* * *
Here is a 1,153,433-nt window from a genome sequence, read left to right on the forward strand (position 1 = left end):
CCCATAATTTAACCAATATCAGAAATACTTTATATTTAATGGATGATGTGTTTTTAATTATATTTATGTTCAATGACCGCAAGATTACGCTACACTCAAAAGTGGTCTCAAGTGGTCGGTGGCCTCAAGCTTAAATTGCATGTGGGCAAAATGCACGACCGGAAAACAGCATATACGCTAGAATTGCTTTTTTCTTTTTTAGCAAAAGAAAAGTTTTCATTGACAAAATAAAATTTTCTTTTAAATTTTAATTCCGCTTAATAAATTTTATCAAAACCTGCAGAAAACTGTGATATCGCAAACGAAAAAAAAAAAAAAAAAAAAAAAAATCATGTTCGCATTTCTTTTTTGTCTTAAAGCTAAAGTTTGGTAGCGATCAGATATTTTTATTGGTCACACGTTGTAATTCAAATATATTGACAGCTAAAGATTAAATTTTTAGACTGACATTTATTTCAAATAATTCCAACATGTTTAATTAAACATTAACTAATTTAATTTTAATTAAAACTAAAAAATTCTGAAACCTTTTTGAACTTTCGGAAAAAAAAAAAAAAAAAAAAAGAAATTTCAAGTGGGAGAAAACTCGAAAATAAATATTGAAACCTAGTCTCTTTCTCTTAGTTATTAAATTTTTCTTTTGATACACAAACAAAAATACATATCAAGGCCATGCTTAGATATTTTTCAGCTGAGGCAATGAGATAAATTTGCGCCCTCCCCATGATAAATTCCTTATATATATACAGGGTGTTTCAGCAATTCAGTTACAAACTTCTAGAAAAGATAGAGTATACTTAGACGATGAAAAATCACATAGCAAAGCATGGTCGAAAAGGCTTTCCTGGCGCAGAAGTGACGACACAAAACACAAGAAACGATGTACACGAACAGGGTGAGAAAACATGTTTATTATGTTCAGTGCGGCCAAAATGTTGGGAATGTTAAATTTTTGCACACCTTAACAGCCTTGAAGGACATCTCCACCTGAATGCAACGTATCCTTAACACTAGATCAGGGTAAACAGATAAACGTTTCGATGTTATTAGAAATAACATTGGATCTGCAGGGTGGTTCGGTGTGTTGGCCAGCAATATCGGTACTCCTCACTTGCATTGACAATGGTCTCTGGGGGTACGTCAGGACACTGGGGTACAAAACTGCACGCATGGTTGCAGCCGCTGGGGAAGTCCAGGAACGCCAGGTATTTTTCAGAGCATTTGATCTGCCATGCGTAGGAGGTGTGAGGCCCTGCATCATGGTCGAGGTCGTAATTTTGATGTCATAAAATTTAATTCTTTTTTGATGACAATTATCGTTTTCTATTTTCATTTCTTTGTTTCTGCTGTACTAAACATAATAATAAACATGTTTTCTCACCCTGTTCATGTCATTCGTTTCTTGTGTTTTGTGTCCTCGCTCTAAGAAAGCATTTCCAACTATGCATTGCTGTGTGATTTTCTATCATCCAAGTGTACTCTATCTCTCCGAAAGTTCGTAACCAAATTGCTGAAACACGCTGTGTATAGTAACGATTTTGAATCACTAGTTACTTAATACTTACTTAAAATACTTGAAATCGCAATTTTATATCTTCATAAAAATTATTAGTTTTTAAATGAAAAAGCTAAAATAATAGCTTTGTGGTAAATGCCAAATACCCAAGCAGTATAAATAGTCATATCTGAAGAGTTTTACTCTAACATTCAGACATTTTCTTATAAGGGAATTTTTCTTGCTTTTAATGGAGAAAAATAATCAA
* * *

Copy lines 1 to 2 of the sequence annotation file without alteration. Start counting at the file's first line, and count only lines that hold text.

Here is a 1,153,433-nt window from a genome sequence, read left to right on the forward strand (position 1 = left end):
CCCATAATTTAACCAATATCAGAAATACTTTATATTTAATGGATGATGTGTTTTTAATTATATTTATGTTCAATGACCGCAAGATTACGCTACACTCAAAAGTGGTCTCAAGTGGTCGGTGGCCTCAAGCTTAAATTGCATGTGGGCAAAATGCACGACCGGAAAACAGCATATACGCTAGAATTGCTTTTTTCTTTTTTAGCAAAAGAAAAGTTTTCATTGACAAAATAAAATTTTCTTTTAAATTTTAATTCCGCTTAATAAATTTTATCAAAACCTGCAGAAAACTGTGATATCGCAAACGAAAAAAAAAAAAAAAAAAAAAAAAATCATGTTCGCATTTCTTTTTTGTCTTAAAGCTAAAGTTTGGTAGCGATCAGATATTTTTATTGGTCACACGTTGTAATTCAAATATATTGACAGCTAAAGATTAAATTTTTAGACTGACATTTATTTCAAATAATTCCAACATGTTTAATTAAACATTAACTAATTTAATTTTAATTAAAACTAAAAAATTCTGAAACCTTTTTGAACTTTCGGAAAAAAAAAAAAAAAAAAAAAGAAATTTCAAGTGGGAGAAAACTCGAAAATAAATATTGAAACCTAGTCTCTTTCTCTTAGTTATTAAATTTTTCTTTTGATACACAAACAAAAATACATATCAAGGCCATGCTTAGATATTTTTCAGCTGAGGCAATGAGATAAATTTGCGCCCTCCCCATGATAAATTCCTTATATATATACAGGGTGTTTCAGCAATTCAGTTACAAACTTCTAGAAAAGATAGAGTATACTTAGACGATGAAAAATCACATAGCAAAGCATGGTCGAAAAGGCTTTCCTGGCGCAGAAGTGACGACACAAAACACAAGAAACGATGTACACGAACAGGGTGAGAAAACATGTTTATTATGTTCAGTGCGGCCAAAATGTTGGGAATGTTAAATTTTTGCACACCTTAACAGCCTTGAAGGACATCTCCACCTGAATGCAACGTATCCTTAACACTAGATCAGGGTAAACAGATAAACGTTTCGATGTTATTAGAAATAACATTGGATCTGCAGGGTGGTTCGGTGTGTTGGCCAGCAATATCGGTACTCCTCACTTGCATTGACAATGGTCTCTGGGGGTACGTCAGGACACTGGGGTACAAAACTGCACGCATGGTTGCAGCCGCTGGGGAAGTCCAGGAACGCCAGGTATTTTTCAGAGCATTTGATCTGCCATGCGTAGGAGGTGTGAGGCCCTGCATCATGGTCGAGGTCGTAATTTTGATGTCATAAAATTTAATTCTTTTTTGATGACAATTATCGTTTTCTATTTTCATTTCTTTGTTTCTGCTGTACTAAACATAATAATAAACATGTTTTCTCACCCTGTTCATGTCATTCGTTTCTTGTGTTTTGTGTCCTCGCTCTAAGAAAGCATTTCCAACTATGCATTGCTGTGTGATTTTCTATCATCCAAGTGTACTCTATCTCTCCGAAAGTTCGTAACCAAATTGCTGAAACACGCTGTGTATAGTAACGATTTTGAATCACTAGTTACTTAATACTTACTTAAAATACTTGAAATCGCAATTTTATATCTTCATAAAAATTATTAGTTTTTAAATGAAAAAGCTAAAATAATAGCTTTGTGGTAAATGCCAAATACCCAAGCAGTATAAATAGTCATATCTGAAGAGTTTTACTCTAACATTCAGACATTTTCTTATAAGGGAATTTTTCTTGCTTTTAATGGAGAAAAATAATCAA